Alabama: 45th in helping kids, No. 1 in paying coach
Alabama has their priorities straight, don’t they.
MONTGOMERY, Alabama (AP) — The $4 million-a-year salary offered to the University of Alabama’s new football coach has some questioning the priorities in a poor state that often ranks near the bottom nationally for education.
Many Crimson Tide fans, hopeful for another championship title, cheered the hiring of Nick Saban, who took a cut from his $4.5 million salary to leave the Miami Dolphins. His compensation at Alabama, though, makes him the highest paid college coach in the country, well ahead of Oklahoma’s Bob Stoops, who makes about $3.4 million.
The reported salary is more than most CEOs make in a state that ranks 46th in the country in household income, with a median of $37,502. It also is nearly seven times what the university’s president, Robert E. Witt, earns, according to an executive-compensation database compiled by the Chronicle of Higher Education.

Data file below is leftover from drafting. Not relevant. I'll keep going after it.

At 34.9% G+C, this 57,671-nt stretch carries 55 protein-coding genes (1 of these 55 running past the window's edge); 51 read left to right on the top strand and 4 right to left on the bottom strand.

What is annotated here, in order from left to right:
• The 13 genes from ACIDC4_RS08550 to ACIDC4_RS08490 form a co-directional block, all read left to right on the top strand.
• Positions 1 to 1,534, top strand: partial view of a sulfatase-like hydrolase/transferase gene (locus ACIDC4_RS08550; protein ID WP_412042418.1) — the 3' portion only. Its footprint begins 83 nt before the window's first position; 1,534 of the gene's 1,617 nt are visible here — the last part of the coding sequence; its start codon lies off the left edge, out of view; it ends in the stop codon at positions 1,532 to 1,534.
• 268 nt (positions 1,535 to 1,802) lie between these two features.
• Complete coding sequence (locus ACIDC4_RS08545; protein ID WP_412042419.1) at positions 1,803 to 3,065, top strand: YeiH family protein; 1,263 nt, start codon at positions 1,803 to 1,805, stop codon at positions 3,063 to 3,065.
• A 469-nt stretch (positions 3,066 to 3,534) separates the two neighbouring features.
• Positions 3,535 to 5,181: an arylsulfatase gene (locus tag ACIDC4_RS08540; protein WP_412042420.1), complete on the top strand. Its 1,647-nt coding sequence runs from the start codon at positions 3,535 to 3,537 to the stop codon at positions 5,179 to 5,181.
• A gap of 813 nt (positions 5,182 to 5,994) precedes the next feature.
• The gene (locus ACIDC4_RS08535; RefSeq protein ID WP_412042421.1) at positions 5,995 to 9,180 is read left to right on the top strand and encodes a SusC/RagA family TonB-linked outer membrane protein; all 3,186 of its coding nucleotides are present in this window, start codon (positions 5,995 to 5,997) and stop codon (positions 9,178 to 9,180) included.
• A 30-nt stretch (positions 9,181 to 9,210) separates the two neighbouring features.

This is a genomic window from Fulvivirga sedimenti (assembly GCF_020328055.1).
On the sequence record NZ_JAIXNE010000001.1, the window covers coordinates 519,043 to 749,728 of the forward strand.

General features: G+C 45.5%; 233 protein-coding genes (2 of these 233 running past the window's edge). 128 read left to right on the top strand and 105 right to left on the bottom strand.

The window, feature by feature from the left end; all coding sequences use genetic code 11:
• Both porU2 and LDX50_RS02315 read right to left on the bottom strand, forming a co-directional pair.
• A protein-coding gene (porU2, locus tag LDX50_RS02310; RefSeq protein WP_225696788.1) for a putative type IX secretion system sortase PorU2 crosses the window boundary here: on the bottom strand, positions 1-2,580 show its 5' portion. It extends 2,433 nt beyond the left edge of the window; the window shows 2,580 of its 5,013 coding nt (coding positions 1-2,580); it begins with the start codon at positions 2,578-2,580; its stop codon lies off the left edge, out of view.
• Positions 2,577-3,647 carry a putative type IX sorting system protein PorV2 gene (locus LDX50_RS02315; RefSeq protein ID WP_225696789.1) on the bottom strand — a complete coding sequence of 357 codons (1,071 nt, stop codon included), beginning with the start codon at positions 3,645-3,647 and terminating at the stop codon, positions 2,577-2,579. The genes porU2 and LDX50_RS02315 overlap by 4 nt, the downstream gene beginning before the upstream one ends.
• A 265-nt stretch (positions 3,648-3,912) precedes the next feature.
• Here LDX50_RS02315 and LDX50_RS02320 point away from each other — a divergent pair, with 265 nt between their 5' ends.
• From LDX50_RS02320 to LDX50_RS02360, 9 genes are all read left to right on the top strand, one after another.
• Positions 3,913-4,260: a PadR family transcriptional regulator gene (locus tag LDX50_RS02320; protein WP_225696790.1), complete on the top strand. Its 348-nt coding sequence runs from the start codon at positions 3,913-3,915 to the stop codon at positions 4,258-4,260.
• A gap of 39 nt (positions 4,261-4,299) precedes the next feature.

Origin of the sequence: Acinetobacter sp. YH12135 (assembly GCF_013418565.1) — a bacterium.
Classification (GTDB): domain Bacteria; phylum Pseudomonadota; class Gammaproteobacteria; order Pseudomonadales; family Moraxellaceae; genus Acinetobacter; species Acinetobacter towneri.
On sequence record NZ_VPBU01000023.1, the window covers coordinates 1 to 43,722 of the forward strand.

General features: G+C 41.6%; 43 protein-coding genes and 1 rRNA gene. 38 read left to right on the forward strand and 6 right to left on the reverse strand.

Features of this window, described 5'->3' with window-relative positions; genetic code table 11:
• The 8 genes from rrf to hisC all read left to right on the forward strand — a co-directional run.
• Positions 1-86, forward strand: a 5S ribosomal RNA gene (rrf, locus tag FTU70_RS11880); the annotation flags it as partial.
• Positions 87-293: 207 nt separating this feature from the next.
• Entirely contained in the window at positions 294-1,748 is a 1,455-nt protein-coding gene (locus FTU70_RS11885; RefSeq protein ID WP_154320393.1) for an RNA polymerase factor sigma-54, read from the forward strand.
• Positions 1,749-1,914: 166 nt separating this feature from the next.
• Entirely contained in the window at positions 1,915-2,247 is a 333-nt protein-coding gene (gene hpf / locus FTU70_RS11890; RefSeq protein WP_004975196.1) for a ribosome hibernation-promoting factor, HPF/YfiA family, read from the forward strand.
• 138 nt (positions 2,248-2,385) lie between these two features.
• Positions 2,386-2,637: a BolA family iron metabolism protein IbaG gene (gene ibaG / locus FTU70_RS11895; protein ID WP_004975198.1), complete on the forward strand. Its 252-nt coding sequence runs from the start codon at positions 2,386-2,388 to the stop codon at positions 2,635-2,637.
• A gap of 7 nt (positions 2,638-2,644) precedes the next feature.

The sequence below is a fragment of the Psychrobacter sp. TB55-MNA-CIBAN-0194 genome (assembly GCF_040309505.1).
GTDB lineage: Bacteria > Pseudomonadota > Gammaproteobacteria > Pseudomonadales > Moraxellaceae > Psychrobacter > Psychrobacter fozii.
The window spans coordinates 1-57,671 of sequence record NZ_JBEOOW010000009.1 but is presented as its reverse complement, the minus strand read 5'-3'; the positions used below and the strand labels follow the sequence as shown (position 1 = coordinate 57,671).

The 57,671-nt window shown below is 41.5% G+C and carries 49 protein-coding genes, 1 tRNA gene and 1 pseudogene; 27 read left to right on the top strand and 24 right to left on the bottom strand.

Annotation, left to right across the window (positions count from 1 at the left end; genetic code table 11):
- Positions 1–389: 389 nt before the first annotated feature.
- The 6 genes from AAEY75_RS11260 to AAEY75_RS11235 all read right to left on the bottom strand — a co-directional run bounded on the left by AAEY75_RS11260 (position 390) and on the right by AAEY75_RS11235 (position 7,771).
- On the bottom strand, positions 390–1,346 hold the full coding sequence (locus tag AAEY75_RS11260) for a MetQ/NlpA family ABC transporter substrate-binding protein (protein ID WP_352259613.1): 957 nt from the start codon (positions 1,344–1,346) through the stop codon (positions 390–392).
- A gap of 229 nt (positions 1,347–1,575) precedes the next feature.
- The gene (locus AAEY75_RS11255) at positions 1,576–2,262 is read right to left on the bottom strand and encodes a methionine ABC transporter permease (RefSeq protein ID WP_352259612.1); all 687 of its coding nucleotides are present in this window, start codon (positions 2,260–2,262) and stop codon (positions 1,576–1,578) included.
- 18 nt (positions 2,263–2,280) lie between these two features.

The hiring announced Wednesday also came on the same day Education Week magazine released a study showing Alabama ranked 45th nationally in giving public schoolchildren a chance for success.
“You couldn’t have a more stark picture of education priorities in the state of Alabama,” said Jim Carnes, communications director for Alabama Arise, a coalition that represents the poor. “We put that kind of money into a college football coach and leave our younger children at the mercy of inadequate schools and underpaid teachers. We strongly need a priority adjustment.”